Number of bank messages rise manifold since demonetisation

Banks sent out messages to inform or educate customers about digital methods of banking or to provide details of their transactions


With the government’s move to demonetise high currency notes since 8 November, there was high dependence on cashless transactions due to shortage of physical cash in the economy. Photo: Hemant Mishra/ Mint
With the government’s move to demonetise high currency notes since 8 November, there was high dependence on cashless transactions due to shortage of physical cash in the economy. Photo: Hemant Mishra/ Mint

New Delhi: Are you getting more messages from your bank?

The volume of messages sent out by banks—both public and private—either to inform or educate their customers about digital methods of banking or to provide details of their transactions has increased manifold since 8 November, according to industry experts.

“We witnessed a surge of around 80-100% in the volume of messages sent out by private banks through our platform since the second week of November, whereas the volume for public sector banks increased by around 20-30% during the same period,” said Kalpit Jain, chief executive officer, Netcore Solutions Pvt. Ltd.

Netcore Solutions is a marketing technology company, which enables its clients to communicate with their customers through messages and emails.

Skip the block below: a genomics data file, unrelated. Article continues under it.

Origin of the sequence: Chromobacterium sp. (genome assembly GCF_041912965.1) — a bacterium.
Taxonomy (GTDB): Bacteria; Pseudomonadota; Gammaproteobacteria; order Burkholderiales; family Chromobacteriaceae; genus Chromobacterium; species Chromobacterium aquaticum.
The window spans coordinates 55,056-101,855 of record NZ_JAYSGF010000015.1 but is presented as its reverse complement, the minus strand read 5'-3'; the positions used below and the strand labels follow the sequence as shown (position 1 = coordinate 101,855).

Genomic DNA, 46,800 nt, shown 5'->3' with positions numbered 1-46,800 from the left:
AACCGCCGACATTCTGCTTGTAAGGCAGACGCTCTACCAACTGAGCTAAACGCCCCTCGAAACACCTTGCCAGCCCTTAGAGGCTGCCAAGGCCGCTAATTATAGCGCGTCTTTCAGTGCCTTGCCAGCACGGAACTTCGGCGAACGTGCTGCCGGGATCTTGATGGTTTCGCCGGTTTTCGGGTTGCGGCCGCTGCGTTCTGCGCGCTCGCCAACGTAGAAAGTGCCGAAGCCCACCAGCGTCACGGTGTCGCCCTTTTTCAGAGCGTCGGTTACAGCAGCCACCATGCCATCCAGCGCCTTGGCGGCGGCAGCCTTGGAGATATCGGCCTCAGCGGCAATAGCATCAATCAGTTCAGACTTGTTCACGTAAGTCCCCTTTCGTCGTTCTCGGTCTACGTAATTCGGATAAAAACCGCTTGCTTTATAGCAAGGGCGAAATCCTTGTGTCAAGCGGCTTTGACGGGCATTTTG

Its clients include private sector banks such as Axis Bank, ICICI Bank, HDFC Bank, IndusInd Bank and Kotak Mahindra Bank, and public sector banks such as UCO Bank, Corporation Bank and SBI insurance.

“One of our client, a private bank, used to send around 100 million messages every month to its customers through our platform, before demonetisation. The figure reached around 180-200 million for November-December and around 130-140 million for January-February,” he added.

With the government’s move to demonetise Rs500 and Rs1,000 denomination notes since 8 November, there was high dependence on cashless transactions due to shortage of physical cash in the economy.

Banks usually send text messages (in case the customer has opted for SMS banking) and emails for each transaction made by the customer. The high number of transactional messages is directly proportional to the preference of the people to use digital modes especially debit or credit cards for making both small and big value payments.

Banks also took initiatives to educate customers about the benefits of digital banking and kept updating them about changes in withdrawal limits from time to time.

“The medium of the messages and mails sent out by us is English. Most of the private sector banks cater to the urban population who use English as means of communication but the public sector banks mainly has rural client base to whom these messages cannot be sent. So a difference in the way both these banks communicate with their customers is important to understand,” Jain said.

“Although the informative messages from banks have sharply reduced but transactional messages are still 25-35% higher than October,” he said.

According to a recent report by India Ratings and Research, a credit rating agency, consumers were quick in adopting the digital mode of payment post demonetisation and the share of cash transactions declined to about 20% from about 50-60% earlier. The agency also expects card transactions to rise to up to 90% of total sales by July for certain sectors of the economy.

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